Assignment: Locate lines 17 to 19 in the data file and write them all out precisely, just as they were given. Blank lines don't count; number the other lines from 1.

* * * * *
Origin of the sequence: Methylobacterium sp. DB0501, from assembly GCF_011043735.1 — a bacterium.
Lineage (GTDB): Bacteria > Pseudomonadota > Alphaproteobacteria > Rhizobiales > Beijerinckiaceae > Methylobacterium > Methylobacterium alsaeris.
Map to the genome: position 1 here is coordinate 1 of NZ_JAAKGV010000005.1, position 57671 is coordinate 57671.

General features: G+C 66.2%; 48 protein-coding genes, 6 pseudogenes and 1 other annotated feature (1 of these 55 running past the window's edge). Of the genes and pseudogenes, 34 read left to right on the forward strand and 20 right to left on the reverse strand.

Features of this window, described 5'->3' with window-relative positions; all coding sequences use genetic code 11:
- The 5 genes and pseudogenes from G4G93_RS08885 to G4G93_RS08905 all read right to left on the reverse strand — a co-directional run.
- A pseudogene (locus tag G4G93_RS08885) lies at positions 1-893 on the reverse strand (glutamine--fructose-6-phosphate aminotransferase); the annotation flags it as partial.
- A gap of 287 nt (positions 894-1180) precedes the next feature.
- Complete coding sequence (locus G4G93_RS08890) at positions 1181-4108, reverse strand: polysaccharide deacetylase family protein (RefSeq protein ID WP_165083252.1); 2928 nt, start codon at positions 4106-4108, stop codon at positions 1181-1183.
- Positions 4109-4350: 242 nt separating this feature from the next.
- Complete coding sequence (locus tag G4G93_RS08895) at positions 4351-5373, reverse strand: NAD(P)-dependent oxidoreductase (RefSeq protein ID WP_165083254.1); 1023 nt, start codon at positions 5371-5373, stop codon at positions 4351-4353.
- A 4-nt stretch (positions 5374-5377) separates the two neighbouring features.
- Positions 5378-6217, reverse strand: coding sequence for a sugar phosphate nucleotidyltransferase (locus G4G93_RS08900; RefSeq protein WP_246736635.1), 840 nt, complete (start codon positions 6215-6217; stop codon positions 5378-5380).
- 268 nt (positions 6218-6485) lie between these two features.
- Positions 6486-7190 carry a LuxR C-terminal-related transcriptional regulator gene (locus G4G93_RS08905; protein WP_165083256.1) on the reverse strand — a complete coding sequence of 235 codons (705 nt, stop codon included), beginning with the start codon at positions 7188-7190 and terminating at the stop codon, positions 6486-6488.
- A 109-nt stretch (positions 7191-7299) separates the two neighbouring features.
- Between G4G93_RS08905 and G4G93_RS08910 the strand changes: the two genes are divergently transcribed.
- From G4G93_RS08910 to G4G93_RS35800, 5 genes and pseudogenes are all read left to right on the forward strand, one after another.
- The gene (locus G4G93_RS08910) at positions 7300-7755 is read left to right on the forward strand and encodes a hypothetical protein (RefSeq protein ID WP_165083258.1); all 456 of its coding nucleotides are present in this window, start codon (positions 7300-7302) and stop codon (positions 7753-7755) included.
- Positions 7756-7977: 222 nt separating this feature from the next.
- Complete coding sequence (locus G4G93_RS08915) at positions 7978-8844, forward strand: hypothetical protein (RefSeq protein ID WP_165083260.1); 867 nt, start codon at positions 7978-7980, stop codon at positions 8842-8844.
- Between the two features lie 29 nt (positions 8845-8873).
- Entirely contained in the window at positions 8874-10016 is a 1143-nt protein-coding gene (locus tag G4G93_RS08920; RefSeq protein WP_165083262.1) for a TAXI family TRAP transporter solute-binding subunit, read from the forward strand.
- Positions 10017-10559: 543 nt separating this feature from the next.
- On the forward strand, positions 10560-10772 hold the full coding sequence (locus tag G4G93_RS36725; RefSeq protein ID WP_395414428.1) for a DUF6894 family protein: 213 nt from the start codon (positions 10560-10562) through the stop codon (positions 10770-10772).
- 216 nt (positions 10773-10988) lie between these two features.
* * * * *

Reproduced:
- Between G4G93_RS08905 and G4G93_RS08910 the strand changes: the two genes are divergently transcribed.
- From G4G93_RS08910 to G4G93_RS35800, 5 genes and pseudogenes are all read left to right on the forward strand, one after another.
- The gene (locus G4G93_RS08910) at positions 7300-7755 is read left to right on the forward strand and encodes a hypothetical protein (RefSeq protein ID WP_165083258.1); all 456 of its coding nucleotides are present in this window, start codon (positions 7300-7302) and stop codon (positions 7753-7755) included.